In learning skills for a lifetime of working, a training program in a school has special needs students partner with an elder care program.
At South Carolina’s Career Prep Academy in Orangeburg Consolidated School District Five, students are preparing for life after school at the Program for All Inclusive Care for the Elderly (PACE) center in Orangeburg. PACE is just one of many sites where students with disabilities can prepare to work in real life jobs after they are finished with school.
‘I like helping. I clean up, prepare them for lunch, clean up the bathroom and wipe down tables. It’s really good because it’s preparing me to stay on time at work, talk to people with respect and show people that you’re honest,” said Wilbur Tatum, an 18-year-old Orangeburg-Wilkinson High School student.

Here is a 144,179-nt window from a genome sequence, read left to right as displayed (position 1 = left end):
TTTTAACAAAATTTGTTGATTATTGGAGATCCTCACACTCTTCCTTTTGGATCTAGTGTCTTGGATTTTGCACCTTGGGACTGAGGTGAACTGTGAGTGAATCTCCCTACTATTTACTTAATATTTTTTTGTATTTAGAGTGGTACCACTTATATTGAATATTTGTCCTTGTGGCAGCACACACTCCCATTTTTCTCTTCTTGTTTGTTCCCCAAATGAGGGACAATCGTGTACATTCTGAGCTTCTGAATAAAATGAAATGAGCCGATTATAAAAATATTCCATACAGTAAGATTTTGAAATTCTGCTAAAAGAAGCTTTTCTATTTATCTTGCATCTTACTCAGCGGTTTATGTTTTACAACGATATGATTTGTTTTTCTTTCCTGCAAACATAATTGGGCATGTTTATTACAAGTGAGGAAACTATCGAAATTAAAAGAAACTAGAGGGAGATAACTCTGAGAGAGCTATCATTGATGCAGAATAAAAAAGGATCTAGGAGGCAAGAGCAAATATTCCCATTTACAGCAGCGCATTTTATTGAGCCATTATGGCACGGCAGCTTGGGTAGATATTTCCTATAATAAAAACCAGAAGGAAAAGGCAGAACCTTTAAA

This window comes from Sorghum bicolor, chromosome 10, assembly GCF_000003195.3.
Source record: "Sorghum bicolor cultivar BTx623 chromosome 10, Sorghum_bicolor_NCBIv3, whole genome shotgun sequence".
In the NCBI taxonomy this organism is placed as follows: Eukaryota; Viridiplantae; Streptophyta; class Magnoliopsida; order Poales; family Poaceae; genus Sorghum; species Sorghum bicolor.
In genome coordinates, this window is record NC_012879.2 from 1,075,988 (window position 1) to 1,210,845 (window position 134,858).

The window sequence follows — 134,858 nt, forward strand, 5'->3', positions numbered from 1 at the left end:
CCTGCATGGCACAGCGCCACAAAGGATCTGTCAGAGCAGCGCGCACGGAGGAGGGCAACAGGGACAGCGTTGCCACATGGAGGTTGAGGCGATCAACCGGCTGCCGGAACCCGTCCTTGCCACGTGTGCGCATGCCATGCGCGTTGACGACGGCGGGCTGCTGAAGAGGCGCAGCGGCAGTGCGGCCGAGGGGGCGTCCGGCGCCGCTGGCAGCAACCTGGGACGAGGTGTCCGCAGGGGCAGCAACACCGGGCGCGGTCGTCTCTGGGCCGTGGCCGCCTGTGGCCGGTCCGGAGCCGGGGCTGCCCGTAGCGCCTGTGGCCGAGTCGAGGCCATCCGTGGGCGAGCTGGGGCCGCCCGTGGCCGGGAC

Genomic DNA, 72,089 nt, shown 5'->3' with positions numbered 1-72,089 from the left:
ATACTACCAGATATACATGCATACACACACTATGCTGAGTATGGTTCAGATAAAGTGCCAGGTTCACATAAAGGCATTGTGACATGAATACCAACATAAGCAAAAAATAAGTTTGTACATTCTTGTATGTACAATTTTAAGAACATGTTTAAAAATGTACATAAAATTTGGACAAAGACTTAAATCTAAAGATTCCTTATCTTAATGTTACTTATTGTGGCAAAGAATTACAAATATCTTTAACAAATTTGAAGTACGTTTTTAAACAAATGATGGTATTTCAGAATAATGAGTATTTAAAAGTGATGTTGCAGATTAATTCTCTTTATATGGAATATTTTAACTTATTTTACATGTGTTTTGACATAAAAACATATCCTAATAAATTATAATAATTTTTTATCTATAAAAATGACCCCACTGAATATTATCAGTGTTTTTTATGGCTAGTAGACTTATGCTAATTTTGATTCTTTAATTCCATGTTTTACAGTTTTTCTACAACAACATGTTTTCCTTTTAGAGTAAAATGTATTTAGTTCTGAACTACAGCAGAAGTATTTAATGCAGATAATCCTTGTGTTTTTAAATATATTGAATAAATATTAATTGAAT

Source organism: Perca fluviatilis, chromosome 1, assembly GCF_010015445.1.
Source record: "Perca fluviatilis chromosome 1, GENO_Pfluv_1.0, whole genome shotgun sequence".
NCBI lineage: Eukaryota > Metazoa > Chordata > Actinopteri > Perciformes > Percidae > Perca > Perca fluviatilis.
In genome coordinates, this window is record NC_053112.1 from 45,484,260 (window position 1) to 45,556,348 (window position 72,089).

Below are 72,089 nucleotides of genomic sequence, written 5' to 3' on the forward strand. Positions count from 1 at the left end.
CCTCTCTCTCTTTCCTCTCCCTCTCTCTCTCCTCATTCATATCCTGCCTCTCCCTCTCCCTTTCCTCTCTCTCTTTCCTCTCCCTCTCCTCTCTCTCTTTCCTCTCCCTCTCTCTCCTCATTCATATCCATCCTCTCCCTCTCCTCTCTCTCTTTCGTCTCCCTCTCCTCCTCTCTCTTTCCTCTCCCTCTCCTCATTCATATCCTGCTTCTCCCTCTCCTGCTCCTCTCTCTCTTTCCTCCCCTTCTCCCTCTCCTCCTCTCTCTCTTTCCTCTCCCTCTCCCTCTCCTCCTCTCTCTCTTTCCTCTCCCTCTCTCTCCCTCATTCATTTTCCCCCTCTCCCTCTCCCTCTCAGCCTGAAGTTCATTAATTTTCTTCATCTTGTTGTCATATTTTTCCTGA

The students visit the PACE center four days a week with their job coach. They work directly under Derrick Durant, a recreational therapy director at the PACE center, who has seen a difference in the 10 students since they started.
“I’ve seen a major difference in them. They come in and want to feel like part of something. My thing is just to encourage them as much as possible,” Durant said.